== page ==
With The Shallows, director Jaume Collet-Serra may have taken on his biggest challenge yet as a filmmaker. The director of OrphanNon-Stop, and Run All Night made a film primarily set on the water, featuring an entirely CG antagonist, a great white shark, and a co-star that’s a seagull, whom Blake Lively‘s character names Steven Seagull. All these factors added up to a production that, Collet-Serra admits, wasn’t easy.

Collet-Serra typically relies more on practical effects, so The Shallows was a more CG-heavy experience than he was probably used to. The director was kind enough to take the time to discuss the experience of making The Shallows with us, and why the CG shark proved to be “the fear that lasts a year.”

Below, read our Jaume Collet-Serra interview.

Did you see how positive the reaction was to the last trailer?

I know. I saw that trailer many, many months ago. I was excited, too. The marketing people worked very hard to have an unusual campaign, and hopefully, you know, it can differentiate this movie from whatever else is in the marketplace today.

How much input did you have in the marketing?

Yeah, you have to, because [then] the movie doesn’t exist. This movie happened so fast. We were in the editing process with no shark, being built in CG, so there were a lot of questions about what we could accomplish in time to release something in the trailer. It’s not like some movies where they’re almost finished by the time they start the marketing. Here, they had to start the marketing before the movie was even close to finished. We had a lot of discussions and ideas. That’s a trailer that we liked from the very beginning, thought it was very special. We’re glad they released it.

What’s that feeling like on set, knowing you’re not going to see the main antagonist of the film until later on in post-production?

It’s a fear that lasts a year. You don’t see the shark. It’s not like we do a movie and jump into the movie knowing we can do it; we hope we can figure it out. You just jump into the water and get wet. The first time I edited the movie, the shark was a dot. You just put a dot on the screen that’s red, and it moves across the screen, from left to right to right to left. Then you move to the next stage, where you have a very rudimentary, not even like a flat animation of a shark, but a cutout, you know? Then you keep moving forward until you eventually see the real shark, but you never really see it. I just saw it for the first time two weeks ago. But it comes into pieces, to be honest.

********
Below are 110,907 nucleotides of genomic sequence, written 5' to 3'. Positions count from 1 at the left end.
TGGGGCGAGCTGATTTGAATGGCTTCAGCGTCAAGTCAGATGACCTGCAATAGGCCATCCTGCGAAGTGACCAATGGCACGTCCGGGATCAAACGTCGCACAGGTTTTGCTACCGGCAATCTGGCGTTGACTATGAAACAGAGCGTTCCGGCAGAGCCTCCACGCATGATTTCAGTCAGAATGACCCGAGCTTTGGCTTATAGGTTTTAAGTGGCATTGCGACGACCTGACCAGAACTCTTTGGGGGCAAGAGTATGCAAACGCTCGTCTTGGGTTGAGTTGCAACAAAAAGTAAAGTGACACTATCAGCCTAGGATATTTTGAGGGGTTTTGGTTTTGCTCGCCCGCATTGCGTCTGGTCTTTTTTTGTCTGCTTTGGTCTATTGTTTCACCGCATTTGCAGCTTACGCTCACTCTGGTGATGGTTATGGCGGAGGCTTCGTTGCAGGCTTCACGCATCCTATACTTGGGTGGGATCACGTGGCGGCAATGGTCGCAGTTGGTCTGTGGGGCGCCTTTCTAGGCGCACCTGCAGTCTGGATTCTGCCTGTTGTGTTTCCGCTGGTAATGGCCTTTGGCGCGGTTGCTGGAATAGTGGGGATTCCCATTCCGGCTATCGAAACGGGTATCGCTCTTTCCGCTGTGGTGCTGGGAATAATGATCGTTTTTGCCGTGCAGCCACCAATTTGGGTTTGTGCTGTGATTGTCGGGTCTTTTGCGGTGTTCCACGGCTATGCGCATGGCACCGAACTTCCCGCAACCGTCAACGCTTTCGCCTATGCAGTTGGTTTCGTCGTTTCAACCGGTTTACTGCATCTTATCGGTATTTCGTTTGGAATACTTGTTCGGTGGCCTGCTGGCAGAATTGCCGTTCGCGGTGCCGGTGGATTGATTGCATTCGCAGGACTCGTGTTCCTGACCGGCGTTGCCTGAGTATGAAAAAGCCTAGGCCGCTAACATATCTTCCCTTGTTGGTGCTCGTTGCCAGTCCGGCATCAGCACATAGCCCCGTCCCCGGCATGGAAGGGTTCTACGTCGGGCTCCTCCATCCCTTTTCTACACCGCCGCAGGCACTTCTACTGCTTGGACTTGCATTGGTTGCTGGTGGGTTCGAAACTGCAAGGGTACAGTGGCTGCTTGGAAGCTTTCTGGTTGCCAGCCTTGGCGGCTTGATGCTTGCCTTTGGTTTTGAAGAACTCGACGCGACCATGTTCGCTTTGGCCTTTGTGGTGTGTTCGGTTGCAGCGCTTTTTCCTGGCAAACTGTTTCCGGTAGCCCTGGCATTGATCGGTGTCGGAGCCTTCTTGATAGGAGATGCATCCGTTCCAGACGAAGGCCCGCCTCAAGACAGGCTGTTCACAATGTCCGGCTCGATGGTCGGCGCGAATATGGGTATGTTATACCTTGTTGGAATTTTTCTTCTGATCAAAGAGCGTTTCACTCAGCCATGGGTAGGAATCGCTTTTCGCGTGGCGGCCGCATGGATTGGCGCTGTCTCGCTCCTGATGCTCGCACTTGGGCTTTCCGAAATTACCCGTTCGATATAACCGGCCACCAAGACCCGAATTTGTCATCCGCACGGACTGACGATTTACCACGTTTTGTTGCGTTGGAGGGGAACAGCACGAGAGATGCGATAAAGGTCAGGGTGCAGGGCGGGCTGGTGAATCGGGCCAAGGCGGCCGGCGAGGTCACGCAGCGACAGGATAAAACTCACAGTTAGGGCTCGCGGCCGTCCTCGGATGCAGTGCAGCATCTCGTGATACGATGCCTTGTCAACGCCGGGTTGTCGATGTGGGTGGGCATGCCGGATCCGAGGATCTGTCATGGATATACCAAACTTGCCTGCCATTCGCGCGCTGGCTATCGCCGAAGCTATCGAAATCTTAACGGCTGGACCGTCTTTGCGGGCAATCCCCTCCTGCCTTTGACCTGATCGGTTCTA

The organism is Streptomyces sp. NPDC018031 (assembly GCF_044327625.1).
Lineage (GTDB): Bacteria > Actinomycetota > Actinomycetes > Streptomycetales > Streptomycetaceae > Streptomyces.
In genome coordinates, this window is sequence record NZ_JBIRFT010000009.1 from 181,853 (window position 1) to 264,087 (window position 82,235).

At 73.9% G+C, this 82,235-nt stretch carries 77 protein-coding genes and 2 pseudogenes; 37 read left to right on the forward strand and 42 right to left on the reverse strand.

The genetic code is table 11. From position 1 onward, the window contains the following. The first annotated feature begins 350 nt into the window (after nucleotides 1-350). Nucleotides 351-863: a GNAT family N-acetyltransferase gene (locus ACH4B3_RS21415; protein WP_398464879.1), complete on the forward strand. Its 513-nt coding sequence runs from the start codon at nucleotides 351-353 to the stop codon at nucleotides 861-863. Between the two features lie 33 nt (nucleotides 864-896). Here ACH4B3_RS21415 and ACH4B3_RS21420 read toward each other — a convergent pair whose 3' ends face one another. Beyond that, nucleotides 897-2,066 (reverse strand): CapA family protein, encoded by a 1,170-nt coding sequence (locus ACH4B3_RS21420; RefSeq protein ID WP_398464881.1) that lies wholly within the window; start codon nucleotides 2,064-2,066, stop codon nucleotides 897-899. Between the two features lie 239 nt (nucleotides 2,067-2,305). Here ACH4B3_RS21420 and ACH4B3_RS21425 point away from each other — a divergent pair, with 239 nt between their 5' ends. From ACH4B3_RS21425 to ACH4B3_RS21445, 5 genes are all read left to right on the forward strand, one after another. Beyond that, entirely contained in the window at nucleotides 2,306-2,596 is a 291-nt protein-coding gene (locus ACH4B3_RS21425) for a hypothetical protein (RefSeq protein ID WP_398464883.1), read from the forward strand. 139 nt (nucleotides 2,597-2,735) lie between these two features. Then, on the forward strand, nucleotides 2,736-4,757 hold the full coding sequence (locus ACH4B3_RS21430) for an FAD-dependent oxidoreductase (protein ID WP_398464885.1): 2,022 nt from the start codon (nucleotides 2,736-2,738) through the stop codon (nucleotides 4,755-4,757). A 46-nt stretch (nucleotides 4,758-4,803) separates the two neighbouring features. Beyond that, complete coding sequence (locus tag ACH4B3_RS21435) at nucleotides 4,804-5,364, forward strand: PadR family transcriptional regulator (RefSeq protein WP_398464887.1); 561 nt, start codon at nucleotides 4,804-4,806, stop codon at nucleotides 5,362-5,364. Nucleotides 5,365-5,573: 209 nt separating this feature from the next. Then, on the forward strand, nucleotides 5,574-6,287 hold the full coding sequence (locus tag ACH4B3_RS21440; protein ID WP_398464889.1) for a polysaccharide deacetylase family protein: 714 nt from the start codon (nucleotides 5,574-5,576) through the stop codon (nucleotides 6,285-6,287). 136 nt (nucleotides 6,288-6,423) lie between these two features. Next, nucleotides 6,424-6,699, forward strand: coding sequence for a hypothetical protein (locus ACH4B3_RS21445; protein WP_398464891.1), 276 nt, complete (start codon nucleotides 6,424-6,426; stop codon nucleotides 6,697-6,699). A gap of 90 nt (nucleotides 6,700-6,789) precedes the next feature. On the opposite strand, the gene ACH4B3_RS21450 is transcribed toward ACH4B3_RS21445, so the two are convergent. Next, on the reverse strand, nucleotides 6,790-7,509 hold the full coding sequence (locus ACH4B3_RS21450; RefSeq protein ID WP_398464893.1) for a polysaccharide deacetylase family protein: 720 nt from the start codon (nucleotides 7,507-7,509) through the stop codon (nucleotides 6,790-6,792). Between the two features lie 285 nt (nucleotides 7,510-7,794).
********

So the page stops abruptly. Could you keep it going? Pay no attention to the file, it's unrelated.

Every once in a while, you get a really good shot, like the one in the trailer where the shark is coming out of the water and eats the surfer. You see that early, like two months ago, and say, “Wow. Great. I have another 100 shots to go.” You start seeing the other shots — and some work great at the beginning, some just don’t work and you adjust.

It’s work. Every day, for hours and hours, with a laser pointer and a conference call, talking to different teams all across the world, telling them: “What about this? What about the muscles under the mouth? Can we do something here in the eye?” It’s every detail, every frame, and every gesture.

There’s a lot of control. The problem is, there are 1,100 shots in the movie, right? If I spend, maybe, one minute looking at each shot and get to review it three times, if you add that up, that would be two weeks of full-time work for me. Those are eight-hour days looking at shots. What that tells you is that I can maybe see a shot three times before it’s done. The first time, if it doesn’t look very good, you try to make it look good. By the third time, you’re adding details, but you can’t do big changes. That’s why big movies often get pushed around in the schedule and whatnot, to give more control and time to the director, because these things take a lot of time. Because we wanted this to be a summer movie we knew we had to make strong decisions and make them early in the process to make our date.

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